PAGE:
At the start-of-course chat with my tutor, Dave, we talked about putting additional constraints on this exercise, which seemed like a good idea. Thinking later, I also thought it would might also help if I established some extra contrasts between the two pictures of a pair and one way of doing this would be to choose two locations where all the pictures would be taken.
So, one picture of each contrasting pair has been taken in the area around Oxford Circus, representing the area I move in when I am at work and one has been taken in Walthamstow, the area where I live and am not at work. I don’t think it’s made the contrasts any more contrasty, but it did impose a discipline on the exercise and will have had an effect on the subject matter.
Further to this, each pair has one picture taken in landscape format and one in portrait (cropped down to a ratio of 5×4, following the advice on page 15 of The Photographer’s Eye (Freeman, Ilex Press, 2007) that vertically, 3:2 can seem “a bit extreme” due to a tendency to ground the subject nearer the bottom of a frame, regardless of orientation; also, I reckoned that there would be less of an onscreen clash of picture size moving from one image in the pair to the other). This meant that for at least the first picture of each pair, I had to take one in portrait and one landscape.
Lastly, I had hoped to get some sort of further technical contrast between pictures such as one taken with a wide lens and the other with a long lens or one stopped down and the other with the lens open. I didn’t manage to stick to this one for many of the pairs but I didn’t worry too much about it.
Then, to help come up with ideas for the pairs, I made took a library card for each contrast and jotted down ideas for either or both concept, as I thought of them, or saw things which might fit. I tried to use things that already existed rather than needed some degree of setting up, spotting things that illustrated the state I was looking for rather than making something for the effect. Some of the pairs, I rejected outright as I couldn’t get beyond some very obvious idea into something more interesting (sweet and sour was one of these); others went through several iterations of an idea before one came up that stuck and was photographable (many and few started as a busy tube carriage and an almost empty one before I spotted the cluster of 6 “For Sale” signs on my way to the tube; then it took a bit longer to find a single sign somewhere in town) and others moved from one pair to another (the yellow and black hazard tape on the metal floor was originally “intermittent” and only become “smooth” after I’d taken some test shots and seen how the metal reflected the light in a way that suggested a high degree of polish).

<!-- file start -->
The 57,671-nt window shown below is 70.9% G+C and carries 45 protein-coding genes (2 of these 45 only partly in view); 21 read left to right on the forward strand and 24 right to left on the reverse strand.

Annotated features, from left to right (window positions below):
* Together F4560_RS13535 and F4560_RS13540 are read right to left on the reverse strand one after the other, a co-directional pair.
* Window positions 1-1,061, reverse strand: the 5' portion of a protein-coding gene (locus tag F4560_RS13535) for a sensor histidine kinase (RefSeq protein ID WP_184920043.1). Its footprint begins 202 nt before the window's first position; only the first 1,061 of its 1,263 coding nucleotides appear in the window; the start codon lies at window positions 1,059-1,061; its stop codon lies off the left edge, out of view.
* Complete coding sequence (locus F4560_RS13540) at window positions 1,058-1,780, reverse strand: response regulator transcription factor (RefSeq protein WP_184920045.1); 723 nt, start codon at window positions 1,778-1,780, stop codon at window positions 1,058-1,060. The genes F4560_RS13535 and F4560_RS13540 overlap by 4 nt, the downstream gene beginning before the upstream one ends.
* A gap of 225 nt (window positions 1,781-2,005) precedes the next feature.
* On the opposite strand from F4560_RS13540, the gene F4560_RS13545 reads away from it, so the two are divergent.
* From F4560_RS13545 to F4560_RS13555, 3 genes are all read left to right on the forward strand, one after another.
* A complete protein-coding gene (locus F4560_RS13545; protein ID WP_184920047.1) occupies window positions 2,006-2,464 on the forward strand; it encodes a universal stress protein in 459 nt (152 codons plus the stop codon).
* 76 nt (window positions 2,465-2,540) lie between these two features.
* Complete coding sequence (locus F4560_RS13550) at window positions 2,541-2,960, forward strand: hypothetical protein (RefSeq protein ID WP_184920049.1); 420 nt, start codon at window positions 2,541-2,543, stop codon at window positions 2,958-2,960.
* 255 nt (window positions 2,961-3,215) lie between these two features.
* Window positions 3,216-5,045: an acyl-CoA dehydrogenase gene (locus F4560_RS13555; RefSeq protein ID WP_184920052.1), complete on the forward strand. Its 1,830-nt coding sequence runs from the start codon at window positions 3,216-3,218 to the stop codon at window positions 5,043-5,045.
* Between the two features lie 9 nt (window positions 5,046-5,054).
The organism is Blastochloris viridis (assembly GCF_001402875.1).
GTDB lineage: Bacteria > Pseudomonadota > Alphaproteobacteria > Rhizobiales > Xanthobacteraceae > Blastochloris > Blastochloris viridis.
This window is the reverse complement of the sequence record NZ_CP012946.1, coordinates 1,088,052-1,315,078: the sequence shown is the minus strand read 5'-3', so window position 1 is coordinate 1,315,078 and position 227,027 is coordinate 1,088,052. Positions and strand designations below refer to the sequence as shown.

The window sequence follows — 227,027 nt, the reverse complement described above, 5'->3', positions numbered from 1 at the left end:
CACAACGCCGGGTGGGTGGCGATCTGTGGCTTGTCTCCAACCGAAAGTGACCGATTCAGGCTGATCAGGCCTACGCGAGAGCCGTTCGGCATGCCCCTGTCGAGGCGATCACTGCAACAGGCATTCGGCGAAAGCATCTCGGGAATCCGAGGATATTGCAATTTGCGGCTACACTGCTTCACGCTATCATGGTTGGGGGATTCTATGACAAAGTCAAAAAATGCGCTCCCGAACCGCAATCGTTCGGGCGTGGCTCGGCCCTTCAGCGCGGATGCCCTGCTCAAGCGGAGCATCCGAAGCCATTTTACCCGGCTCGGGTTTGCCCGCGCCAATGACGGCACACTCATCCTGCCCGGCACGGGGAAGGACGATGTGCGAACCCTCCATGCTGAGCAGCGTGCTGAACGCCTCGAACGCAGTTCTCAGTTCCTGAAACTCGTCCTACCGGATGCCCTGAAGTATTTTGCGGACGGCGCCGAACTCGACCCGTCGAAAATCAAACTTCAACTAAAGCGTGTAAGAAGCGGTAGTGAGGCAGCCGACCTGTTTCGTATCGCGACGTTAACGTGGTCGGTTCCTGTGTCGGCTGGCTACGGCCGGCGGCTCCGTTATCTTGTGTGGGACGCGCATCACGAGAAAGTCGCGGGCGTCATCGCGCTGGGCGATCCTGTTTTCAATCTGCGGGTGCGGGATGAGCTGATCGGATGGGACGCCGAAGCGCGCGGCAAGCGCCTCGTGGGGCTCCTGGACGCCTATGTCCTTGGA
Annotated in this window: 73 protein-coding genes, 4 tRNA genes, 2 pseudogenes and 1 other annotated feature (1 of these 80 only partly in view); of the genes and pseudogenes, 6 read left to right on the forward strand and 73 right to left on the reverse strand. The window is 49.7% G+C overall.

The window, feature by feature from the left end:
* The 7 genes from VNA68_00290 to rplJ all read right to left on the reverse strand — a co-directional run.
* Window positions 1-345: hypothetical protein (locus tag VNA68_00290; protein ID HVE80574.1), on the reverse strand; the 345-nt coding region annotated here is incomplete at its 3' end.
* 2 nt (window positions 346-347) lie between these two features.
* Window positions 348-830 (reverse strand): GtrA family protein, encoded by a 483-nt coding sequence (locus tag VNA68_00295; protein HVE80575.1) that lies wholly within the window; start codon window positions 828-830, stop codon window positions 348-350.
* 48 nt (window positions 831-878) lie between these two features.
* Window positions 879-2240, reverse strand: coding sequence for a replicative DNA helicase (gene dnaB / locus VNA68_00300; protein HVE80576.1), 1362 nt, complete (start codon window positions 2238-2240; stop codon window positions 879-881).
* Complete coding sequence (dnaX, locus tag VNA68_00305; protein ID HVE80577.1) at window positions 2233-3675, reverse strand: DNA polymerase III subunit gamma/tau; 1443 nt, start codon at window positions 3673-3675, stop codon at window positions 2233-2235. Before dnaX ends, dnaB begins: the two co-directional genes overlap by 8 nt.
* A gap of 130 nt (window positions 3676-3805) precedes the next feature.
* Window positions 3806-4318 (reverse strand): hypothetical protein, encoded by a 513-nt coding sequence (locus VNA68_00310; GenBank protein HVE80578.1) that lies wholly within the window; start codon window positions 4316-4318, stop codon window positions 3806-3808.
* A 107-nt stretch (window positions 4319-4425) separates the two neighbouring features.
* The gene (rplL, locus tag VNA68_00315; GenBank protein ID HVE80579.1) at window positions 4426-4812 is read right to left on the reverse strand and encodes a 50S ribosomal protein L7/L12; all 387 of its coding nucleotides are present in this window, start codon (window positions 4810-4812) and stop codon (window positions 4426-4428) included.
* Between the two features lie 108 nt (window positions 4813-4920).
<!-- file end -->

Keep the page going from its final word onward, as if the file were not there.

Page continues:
Once I had 3 or so of the ideas in place I began taking photographs, getting them onto my laptop and then – usually – doing one or more re-shoots. Very few of the pictures submitted were right first time, or even first shoot, although I think I got a better hit rate as the Assignment progressed and the deadline got closer.
As I went on, I got better at planning shots and having the right equipment with me for the first go – the early pairs (High and Low, Diagonal and Curved) went through numerous iterations as I took in a different lens, or a tripod, or a polariser on the next day and the next; for the later ones (Rough and Smooth, Intermittent and Continuous) each picture was taken on shoot one after I had worked out what I needed to fit into my bag before I went out that day. If I can carry this on to the rest of the course I will have gone a long way towards eliminating the (ultimately) non-productive hours I have spent on this part of the course, easily exceeding the 80 estimated in the introduction…